Avoid Hiring A Dud Property Manager With These 8 Questions

If you want to get the most out of your investment property, you need to hire a competent property manager.Ask any prospective PM these 8 questions first todramatically reduce the likelihood of appointing a dud.

Avoid Hiring A Dud Property Manager With These 8 Questions
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If you want to get the most out of your investment property, you need to hire a competent property manager. But sometimes it can be hard to tell the difference between a competent property manager (PM) and a dud.  The only way you can know for sure which one they are is after they’ve been looking after your property for 3-6 months.

But what if you could dramatically reduce the likelihood of accidentally appointing a dud PM? Don’t make the mistake too late - ask the prospective PM these 8 questions first.

1. How will you market my property?

How are they going to find the right tenant for your property, and fast? Who are they going to target and how are they going to do it?  What’s their marketing/advertising budget?  How will they incentivise the tenancy market to take action on your property? The most important thing your PM can do for you is to find a 5-star tenant and reduce vacancy on your property. Make sure they also have a Plan B in case the marketing campaign does not go as planned.

2. What do I need to do to my property to attract more rent/find a tenant faster?

Your PM needs to be an expert in leasing properties. They also need to tell you what you need to hear, solely for your benefit. For example: If your property is looking tired and hasn’t had a fresh coat of paint in more than 5 years, it is your PM’s duty to tell you that you could achieve more rent/find a tenant faster if you were to paint. Whether you take their advice or not is up to you, but your PM is not doing their job if they’re not telling you these things.

3. What’s the local rental market looking like at the moment?

Anyone who watches the news or reads the paper can tell you what’s happening in the sales market. It takes a little more effort to find information on the rental market. Your PM needs to be well educated on the rental market in your area not just so you know that they’re a professional, but because them knowing the latest rental stats ensures their marketing strategy is in line with the market, i.e. they’re not pitching too high in a declining market.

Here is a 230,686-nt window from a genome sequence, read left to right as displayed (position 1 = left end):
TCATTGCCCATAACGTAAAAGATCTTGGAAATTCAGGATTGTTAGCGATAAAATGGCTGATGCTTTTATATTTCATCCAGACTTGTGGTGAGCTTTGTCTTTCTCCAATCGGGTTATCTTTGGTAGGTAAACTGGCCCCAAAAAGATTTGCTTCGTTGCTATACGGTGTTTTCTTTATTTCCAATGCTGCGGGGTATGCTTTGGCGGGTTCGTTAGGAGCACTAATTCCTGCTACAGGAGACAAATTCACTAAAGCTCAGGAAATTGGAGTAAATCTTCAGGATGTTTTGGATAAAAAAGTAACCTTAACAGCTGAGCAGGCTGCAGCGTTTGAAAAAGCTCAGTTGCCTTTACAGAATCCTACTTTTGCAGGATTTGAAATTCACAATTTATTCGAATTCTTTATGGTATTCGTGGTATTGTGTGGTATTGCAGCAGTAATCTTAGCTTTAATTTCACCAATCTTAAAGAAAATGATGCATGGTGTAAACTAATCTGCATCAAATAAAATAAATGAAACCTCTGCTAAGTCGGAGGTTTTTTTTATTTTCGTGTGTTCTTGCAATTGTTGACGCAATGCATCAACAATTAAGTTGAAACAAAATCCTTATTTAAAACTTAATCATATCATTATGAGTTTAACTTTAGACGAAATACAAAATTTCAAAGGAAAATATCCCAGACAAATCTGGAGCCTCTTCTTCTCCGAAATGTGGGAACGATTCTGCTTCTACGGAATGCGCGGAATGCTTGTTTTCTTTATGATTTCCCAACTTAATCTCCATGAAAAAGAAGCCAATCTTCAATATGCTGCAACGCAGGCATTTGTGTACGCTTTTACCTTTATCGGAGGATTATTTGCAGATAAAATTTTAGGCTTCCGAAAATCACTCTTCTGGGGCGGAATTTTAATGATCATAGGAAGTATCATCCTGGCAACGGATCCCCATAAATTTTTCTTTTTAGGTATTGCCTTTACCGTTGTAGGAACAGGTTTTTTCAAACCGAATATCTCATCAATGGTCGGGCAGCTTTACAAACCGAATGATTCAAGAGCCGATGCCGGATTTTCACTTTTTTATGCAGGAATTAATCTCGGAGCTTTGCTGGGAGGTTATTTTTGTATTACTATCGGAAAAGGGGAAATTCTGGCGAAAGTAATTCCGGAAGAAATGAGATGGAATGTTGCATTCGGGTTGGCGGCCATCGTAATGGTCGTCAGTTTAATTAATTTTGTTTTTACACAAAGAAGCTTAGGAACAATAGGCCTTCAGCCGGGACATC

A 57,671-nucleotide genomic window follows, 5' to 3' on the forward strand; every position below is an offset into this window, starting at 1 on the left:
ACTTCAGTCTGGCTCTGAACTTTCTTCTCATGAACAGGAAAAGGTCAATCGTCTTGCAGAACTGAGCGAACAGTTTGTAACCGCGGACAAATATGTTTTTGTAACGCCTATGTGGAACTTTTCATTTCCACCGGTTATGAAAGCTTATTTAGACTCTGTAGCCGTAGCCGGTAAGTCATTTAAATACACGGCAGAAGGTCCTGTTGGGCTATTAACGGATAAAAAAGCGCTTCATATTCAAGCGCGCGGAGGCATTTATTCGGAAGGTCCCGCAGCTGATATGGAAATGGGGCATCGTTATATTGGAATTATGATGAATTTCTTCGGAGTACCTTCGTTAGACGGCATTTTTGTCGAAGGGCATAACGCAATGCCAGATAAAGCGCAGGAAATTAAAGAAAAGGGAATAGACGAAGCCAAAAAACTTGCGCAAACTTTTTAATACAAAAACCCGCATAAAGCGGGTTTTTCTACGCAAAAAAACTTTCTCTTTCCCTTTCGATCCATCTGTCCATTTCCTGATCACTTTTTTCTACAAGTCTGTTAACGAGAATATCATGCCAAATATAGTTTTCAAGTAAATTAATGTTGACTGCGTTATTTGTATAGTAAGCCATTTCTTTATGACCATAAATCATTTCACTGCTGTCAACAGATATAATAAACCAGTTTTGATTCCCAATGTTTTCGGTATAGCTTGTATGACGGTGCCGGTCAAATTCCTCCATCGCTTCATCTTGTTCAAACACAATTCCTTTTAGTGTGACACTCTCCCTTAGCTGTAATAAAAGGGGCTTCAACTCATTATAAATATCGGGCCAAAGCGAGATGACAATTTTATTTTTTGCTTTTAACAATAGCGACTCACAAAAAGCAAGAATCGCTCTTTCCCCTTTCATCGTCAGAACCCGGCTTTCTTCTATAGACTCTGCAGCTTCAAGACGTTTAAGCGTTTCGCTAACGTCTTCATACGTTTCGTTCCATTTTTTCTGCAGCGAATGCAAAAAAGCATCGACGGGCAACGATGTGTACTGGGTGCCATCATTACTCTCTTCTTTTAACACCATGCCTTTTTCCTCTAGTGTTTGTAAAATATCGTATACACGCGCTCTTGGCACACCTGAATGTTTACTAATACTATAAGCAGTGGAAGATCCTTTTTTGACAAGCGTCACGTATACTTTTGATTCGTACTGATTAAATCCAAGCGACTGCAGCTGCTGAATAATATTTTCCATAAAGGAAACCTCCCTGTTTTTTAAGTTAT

4. What experience do you have in this area?

An obvious question. What have they done in your market recently? Do they have any spin-off tenants from another property that they could take through yours? If so, you may eliminate the need to go through a marketing campaign.

5. How would you deal with [example of an issue]?

Take the PM for a test drive. Throw a typical property management scenario at the PM and see how they answer it. This could be about maintenance, termination, tenancy issues or even something completely left field. How do they answer it? Do they fluff around and vaguely answer the question? If so, this could be a sign of inexperience. If they answer swiftly, confidently, or even use a story that shows they’ve come across and sorted this issue in the past, give the PM a big fat tick for this one.

6. Why should I go with you?

What’s their point of difference? What sets them apart from their competitors (who you may also be interviewing)? What clear benefit does their service bring to you? They should be able to tell you that because their agency does ________ it means more money/less expenses, or less stress for you.

7. Do you have any testimonials from current clients?

There’s something special about social proof to help you make a decision. What do other people say about this PM? The testimonials should support what the PM has been telling you during the meeting, and sort the salesperson from the professional. Bonus points if they can offer you the contact details of one of their clients so you can call and find out for yourself.

8. What are your fees?

I’ve put this one last for a reason. When appointing a PM, your biggest deciding factor should be in knowing that they are a competent professional who can demonstrate that they can potentially make you more money, reduce your expenses, and eliminate the stress of investment property ownership.  Having said that, it’s obviously an important question to ask. Be careful about bargain hunting - do you want your financial future to be in the hands of the person who would do it the cheapest, or the person who is the most competent?

Wrapping up

Property management is a complex beast, with many scenarios and lots of moving parts. You could ask the property manager 100 questions, and still have more to ask. But these questions get to the heart of how the PM operates quickly. A satisfying answer to all of the above questions at least ensures you don’t appoint a dud to take care of your retirement fund!

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